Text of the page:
Wednesday, May 22, 2013

Could IBM buy $RAX ?

It has been an interesting few weeks in the history of cloud.  Dell swooped on Enstratius and then announced it was pulling out of the public cloud battle. This is a pretty bold set of moves by Dell with a strong whiff of realism.  It's bold because it would require someone to face upto the fact that don't have what they need to compete in the infrastructure space and they need to instead play a broker / platform play.  Dell have pockets of strength such as the Dell DCS team but they're unlikely to come off winners against AMZN vs GooG. It has a whiff of realism because to make such a play also means accepting a much smaller role in the infrastructure space in the future and it's unlikely someone who had not realised this was a fight for survival would have made that move.  Tough decision, good call IMHO.

Some of the gloss on OpenStack is starting to crack, as Dana Blackenhorn pointed out in a woefully inaccurate article.  The old myth of AWS being a low margin business - where do people come up with this stuff from? Amazon almost certainly controls its price drops because computing infrastructure demand is elastic but building data centres is constrained by time, resources and capital.  If you drop the price too quickly, you can increase demand beyond your ability to supply which is especially dangerous if you're already on an exponential growth path. However, despite the lamentable state of the post it does pose an interesting question. Would IBM buy $RAX?

In the cloud infrastructure business, IBM is being thoroughly whooped by AMZN and is facing the threat of GooG.  You can spin virtual data centres as private clouds or how private clouds are the thing as much as you want.  The future is a hybrid model of multiple public commodity providers and currently that list is AMZN + AWS clones, GooG, possibly MSFT and maybe some players in China / India (though I expect them to be AWS clones too).

IBM will have massive inertia to this change due to past success of its server and hosting models. That inertia will happily try and hold back IBM from changing, well past the time that its infrastructure business is lost.  But lost it will be and it's already incredibly late in the day to do anything. However, there is a glimmer.

If (and massive if) IBM bought RAX then could this bring them some direct capabilities in the commodity space at scale?  It'll come with some legacy of an older hosting model, it's a minnow compared to AMZN and it comes with baggage such as the differentiation from AMZN nonsense (though it's perfectly true that many in the OpenStack community are trying to make OpenStack have 'behavioural fidelity' with AWS).  But, it could be a good move to bolster OpenStack and establish a competitive market given certain conditions. 

If (HUGE if) IBM bought $RAX, focused its server and hosting business of this space and made it clear that the past was dead, dropped significant yearly investment especially in the first three years - say around $3-5 billion p.a. and nullified AMZN's ecosystem advantage by becoming a better AWS clone through embrace and extend then yes, they could become a player in the infrastructure space despite previously saying it wasn't their focus. They could rally a competitive market around OpenStack and get it up and running fast.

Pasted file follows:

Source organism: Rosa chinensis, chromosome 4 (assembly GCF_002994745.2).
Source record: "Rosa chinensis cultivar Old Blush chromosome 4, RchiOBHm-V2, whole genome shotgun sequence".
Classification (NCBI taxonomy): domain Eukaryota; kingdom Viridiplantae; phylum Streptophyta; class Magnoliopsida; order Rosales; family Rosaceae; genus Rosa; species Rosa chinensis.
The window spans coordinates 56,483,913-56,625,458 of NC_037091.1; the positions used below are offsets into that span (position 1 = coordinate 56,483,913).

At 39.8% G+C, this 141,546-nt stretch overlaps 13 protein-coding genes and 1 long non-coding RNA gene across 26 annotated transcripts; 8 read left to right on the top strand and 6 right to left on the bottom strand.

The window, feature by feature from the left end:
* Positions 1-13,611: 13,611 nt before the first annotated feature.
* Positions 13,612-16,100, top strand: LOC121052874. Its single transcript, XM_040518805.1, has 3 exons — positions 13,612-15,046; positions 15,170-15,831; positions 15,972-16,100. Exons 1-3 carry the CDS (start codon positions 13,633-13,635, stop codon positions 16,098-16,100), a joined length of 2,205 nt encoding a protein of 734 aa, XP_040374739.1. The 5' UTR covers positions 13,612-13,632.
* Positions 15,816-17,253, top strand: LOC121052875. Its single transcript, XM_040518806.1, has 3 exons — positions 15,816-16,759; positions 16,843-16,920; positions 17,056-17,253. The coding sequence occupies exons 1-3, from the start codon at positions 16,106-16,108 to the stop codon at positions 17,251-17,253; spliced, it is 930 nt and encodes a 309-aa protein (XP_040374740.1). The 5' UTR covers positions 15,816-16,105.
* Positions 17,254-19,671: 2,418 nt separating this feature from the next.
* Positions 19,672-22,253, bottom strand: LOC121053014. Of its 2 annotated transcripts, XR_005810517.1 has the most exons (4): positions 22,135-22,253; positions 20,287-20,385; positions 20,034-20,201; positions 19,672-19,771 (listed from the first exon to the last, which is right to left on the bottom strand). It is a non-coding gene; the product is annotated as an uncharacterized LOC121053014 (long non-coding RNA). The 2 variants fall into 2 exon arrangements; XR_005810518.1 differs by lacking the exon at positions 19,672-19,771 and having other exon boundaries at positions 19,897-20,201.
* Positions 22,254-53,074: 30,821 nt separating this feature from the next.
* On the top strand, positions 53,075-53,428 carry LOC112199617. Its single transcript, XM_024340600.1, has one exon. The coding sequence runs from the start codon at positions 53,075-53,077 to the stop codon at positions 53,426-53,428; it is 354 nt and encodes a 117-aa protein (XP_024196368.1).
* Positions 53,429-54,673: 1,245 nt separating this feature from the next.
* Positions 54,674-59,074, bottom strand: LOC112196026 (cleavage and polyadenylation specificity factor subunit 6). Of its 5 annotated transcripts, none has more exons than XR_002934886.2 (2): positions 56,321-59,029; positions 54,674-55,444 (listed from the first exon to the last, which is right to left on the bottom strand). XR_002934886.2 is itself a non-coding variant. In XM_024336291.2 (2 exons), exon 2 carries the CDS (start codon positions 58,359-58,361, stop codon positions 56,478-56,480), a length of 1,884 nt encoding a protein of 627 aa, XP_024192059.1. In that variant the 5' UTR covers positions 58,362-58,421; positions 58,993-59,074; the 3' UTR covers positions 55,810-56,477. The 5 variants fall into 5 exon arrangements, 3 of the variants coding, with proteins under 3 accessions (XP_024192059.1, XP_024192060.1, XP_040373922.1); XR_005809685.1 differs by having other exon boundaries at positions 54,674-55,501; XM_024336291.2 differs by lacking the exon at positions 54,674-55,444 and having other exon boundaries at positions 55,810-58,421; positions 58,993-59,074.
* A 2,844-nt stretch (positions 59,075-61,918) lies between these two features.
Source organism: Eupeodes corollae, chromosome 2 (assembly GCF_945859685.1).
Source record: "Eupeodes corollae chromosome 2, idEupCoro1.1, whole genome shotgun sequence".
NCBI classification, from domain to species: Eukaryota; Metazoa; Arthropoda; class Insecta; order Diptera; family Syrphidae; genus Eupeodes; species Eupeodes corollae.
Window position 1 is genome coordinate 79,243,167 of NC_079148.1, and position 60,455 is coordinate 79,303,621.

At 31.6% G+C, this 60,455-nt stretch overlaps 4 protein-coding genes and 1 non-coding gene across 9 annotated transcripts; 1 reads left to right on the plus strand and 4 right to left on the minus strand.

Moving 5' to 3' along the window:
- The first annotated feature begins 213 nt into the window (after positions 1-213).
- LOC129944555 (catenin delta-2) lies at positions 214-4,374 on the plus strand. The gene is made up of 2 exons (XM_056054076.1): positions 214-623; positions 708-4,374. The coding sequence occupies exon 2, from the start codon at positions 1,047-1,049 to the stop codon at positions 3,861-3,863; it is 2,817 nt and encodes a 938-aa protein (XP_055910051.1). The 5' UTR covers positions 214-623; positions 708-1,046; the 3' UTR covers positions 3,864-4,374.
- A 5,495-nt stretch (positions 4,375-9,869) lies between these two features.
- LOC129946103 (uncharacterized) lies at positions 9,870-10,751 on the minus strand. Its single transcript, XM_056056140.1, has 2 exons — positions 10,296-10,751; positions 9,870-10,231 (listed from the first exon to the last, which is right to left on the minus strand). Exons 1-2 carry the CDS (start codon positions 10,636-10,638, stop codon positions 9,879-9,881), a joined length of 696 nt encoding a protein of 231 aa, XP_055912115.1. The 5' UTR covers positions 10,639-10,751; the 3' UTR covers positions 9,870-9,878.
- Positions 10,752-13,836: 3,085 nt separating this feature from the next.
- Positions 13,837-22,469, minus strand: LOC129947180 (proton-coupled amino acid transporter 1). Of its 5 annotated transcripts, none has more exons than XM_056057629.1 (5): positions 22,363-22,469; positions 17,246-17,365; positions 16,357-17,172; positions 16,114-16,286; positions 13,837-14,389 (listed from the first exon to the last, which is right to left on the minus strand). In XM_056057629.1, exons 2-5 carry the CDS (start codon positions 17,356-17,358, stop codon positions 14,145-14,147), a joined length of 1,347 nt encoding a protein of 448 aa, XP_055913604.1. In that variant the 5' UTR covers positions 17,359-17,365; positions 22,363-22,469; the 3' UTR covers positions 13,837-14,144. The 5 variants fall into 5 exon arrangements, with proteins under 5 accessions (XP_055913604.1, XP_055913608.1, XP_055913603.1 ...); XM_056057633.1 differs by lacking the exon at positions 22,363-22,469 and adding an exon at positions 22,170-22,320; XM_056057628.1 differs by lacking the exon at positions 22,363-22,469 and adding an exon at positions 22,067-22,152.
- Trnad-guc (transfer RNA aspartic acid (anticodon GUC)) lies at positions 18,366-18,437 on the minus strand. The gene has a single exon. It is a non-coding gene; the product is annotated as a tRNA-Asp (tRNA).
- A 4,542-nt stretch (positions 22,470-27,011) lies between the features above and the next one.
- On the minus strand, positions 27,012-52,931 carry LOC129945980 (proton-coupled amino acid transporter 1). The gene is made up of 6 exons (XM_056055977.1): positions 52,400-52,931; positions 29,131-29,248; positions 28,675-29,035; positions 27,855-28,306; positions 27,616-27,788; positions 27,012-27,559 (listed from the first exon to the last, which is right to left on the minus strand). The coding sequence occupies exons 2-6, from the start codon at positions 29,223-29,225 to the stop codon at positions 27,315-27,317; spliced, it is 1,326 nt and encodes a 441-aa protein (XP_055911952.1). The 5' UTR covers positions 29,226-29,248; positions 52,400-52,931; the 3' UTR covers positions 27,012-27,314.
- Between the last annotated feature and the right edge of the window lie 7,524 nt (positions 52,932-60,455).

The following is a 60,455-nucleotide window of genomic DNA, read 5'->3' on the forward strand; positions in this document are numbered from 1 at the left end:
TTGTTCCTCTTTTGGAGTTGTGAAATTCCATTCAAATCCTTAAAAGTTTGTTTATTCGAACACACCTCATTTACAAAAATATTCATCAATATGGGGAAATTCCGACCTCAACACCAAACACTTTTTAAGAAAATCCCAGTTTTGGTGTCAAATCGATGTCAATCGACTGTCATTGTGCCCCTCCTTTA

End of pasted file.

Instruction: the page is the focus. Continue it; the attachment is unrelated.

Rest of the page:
BUT it would mean making all the right moves and that would take strategic wit, a CEO with Captain Albert Ball's courage, able to spend upto $20 billion over three years in the face of strong internal resistance and determination to take the fight to the market. Meg Whitman seems to be trying to shake HP into life maybe Rometty could do the same for IBM because her predecessors have singularly failed to do so.

Would I  personally take the gamble if I was IBM? Yes, but then I would have flooded the market in 2008 and not let myself get in such a position. And that's the problem, given IBM's current positioning and their past timid actions in this space, I find it unlikely that they'll change unless things becomes desperately clear by which time, they may acquire but it'll be too late. 

It's an interesting question but I do see this idea of acquisition as more a flight of fancy. Based upon past actions I don't believe IBM has what it takes. I do expect IBM to focus higher up the stack, to let this infrastructure business slide and my son to grow up in a world where the idea that IBM built infrastructure is a fading memory. 

Maybe Rometty will change that.  Let's hope so, it'll certainly make things more interesting.

--- Final Notes.

1. I'm an advisor to CloudScaling. I think Randy Bias and the crew are spot on in trying to create 'behavioural fidelity' of CloudScaling's OpenStack system with AWS.

2. Whilst I know many engineers involved in OpenStack and I firmly agree with the approach of using open source to create a competitive market, I don't think the execution and the game play has been particularly sound.

3. I have long held the view that there is a transitional role for private clouds that are AWS clones but I expect that to become increasingly niche in the very near future. The key word is 'transitional'. I do hold the view that a public market of AWS clones is possible.

4. Despite the general media interest, OpenStack is not the only contender. I have a stronger preference towards Apache CloudStack. I know Peder Ulander and several of the CloudStack team and I think that Citrix is playing a sound game. I also know many of the people behind Eucalyptus and Open Nebula and they shouldn't be underestimated either.

5. I was an advisor to Enstratius.